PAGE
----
|8.||Enhanced scope of business connection
|Explanation 3A to section 9(1)(i) (clause 5)
|The objective of this provision is to add income earned from the stated transactions to the income attributed to a business connection; irrespective of whether such business connection is on account of a Significant Economic Presence or not. Such a provision would have undesirable impact considering that most non-residents covered by this provision may not have a business connection in the absence of a Significant Economic Presence.
Equalisation Levy is already in place to collect tax on revenue from specified services being online advertisement.
Further, some of the terms used in the section are ambiguous and may lead to unintended consequences or harm to the assessees.
(i) The enhanced attribution principle should be linked only to business connection by way of Significant Economic Presence and that too after getting feedback from all stakeholders.
(ii) The present provision linking the provision to business connection which can be formed without a significant economic presence must be deleted.
(iii) In order to avoid ambiguity, terms such as ‘resides’ ‘customer’ and ‘data’ should be adequately defined. Further, goods and services sold through use of data should be first specified to cover only transactions which have large revenue at the time of introduction and in line with Equalisation Levy.
|9.||Charitable Trusts||Section 10(23C), 10(46), 12A, 12AA, 12AB, 80G (Clauses 7, 9, 11, 12, 17, 33, 61, 94, 96 and 99)||(i) There are already existing provisions in the Act which can revoke registration due to powers conferred upon the Commission of Income Tax (Exempt). The CIT can check the activities of the trusts and further in case of amendment in the activities of the trust and it’s deed, the Trust has to eventually apply for re registration u.s 12A(1)(ab).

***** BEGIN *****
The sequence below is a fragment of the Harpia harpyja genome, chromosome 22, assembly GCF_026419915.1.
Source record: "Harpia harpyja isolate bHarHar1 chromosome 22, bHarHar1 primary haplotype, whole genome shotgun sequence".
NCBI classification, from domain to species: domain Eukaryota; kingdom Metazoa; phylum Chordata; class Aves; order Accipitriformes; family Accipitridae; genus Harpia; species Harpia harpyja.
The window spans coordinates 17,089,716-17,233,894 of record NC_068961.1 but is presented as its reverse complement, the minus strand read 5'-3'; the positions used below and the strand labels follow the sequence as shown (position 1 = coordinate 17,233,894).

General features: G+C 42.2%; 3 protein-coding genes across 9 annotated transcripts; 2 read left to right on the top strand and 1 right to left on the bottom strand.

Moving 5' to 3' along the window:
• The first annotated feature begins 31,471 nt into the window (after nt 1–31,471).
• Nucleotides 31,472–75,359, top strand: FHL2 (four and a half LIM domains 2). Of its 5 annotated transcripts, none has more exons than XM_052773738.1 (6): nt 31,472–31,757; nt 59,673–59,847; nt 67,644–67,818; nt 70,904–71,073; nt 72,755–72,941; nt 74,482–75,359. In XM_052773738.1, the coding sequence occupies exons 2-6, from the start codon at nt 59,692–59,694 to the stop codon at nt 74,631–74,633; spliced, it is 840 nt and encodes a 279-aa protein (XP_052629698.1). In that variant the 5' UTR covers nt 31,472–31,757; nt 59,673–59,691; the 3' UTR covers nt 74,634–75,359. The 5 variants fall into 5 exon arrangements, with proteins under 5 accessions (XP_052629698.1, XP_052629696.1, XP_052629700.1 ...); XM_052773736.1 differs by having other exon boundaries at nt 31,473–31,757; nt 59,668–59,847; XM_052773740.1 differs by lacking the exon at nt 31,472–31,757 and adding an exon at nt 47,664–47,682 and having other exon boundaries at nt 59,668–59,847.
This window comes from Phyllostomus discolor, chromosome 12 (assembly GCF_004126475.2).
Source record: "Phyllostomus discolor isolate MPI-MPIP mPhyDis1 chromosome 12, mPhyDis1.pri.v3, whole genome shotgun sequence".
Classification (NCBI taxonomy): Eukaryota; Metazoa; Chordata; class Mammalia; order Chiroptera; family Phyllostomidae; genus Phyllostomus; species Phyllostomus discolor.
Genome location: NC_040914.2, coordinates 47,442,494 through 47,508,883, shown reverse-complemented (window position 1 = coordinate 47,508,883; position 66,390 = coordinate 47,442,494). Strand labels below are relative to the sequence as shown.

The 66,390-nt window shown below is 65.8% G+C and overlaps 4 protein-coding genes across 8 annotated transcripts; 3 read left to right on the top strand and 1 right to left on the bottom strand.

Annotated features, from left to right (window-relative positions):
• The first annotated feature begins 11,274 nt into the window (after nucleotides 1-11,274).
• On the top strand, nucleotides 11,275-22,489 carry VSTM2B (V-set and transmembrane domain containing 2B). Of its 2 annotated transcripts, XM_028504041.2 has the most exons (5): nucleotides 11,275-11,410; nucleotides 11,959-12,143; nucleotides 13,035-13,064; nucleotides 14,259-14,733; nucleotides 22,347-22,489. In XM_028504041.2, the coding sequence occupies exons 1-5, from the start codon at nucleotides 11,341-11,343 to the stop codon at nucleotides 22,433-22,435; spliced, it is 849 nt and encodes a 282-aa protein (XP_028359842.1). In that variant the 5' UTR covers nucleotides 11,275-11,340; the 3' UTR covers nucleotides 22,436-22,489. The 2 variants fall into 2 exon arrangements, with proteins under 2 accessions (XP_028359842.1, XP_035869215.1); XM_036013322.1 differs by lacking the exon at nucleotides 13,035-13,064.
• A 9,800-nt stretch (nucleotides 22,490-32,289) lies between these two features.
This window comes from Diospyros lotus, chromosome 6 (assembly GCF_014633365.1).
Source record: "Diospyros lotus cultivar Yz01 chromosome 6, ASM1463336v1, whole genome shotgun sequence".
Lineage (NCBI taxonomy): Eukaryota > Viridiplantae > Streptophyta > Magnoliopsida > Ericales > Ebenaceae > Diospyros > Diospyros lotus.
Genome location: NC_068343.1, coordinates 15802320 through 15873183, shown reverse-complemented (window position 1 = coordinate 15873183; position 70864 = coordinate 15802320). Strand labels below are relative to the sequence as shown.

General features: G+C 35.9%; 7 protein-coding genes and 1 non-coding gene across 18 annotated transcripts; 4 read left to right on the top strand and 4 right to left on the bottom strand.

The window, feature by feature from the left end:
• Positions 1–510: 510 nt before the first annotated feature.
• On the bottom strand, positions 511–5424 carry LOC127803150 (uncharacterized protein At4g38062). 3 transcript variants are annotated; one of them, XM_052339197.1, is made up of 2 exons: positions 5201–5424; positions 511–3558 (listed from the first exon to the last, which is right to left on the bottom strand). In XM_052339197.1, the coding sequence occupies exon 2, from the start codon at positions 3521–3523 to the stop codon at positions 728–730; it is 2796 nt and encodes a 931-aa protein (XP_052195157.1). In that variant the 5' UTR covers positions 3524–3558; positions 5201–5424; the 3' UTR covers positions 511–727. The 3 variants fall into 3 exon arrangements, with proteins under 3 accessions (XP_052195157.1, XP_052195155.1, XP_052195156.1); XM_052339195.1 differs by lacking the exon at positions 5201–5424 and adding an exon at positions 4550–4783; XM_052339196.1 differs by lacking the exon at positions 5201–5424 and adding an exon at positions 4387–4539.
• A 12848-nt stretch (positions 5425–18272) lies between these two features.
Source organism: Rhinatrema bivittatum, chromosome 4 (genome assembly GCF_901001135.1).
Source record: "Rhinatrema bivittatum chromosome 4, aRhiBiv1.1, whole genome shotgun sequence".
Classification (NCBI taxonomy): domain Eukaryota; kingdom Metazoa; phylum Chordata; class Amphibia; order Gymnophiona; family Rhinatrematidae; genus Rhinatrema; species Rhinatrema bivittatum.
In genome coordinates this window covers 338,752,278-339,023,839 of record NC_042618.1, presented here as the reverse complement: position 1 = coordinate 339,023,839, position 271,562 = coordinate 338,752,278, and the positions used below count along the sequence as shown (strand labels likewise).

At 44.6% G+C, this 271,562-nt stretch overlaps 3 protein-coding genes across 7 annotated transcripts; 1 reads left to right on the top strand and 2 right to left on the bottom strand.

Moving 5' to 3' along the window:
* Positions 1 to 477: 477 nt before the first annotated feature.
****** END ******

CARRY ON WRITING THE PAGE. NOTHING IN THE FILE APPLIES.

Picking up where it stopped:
Until this amendment, approvals under section 80G were kept permanent, but now due to re registration under section 12AA/new registration under section 12AB, approvals under section 80G will also need to be re-applied for.
(ii) The amendment requiring charitable trusts to report certain information with a view to provide pre-filled information to donors will only increase the compliance burden on trusts which are doing social service.
In particular, small NGOs will be put to great hardship especially since penalty has also been prescribed for non compliance.
(i) Since, the provisions would result in further harassment and further delay in processing of applications for recognition under section 80G till the time re-registration of charitable trust is granted, this amendment should be removed in totality.
Alternatively, a threshold may be specified for the trusts to which the amendment would apply – for eg: Corpus, Total Donation, Net worth, Individual Donation etc.
(ii) Conditions should be prescribed for reporting of donations by trusts. Smaller donations / smaller trusts should be exempted from these reporting requirements.
Further, the same provisions must be made applicable to political parties without any threshold.
|10.||Stamp duty valuation||Section 55 (Clause 28)||There are enough existing provisions in the Act to protect the revenue against the claim made by the seller for the cost of acquisition.||Recommendation:
The amendment should be scrapped totally & the original provisions should be restored.
|11.||Tax Audit provisions||Section 44AB (Clause 23)||The amendment is applicable only to assessees having a business. Professionals are not covered by the amendment. Also, the threshold of 5% applies to all amounts paid / received by the assessee. As a result, even capital payments / receipts would get covered for the purpose of determining the threshold.||Recommendations:
(i) Higher threshold of tax gross receipts should be introduced even for professionals so that small professionals can take benefit of the same.
(ii) Condition of 5% should apply only to amounts debited / credited to P&L Account and not to all payments / receipts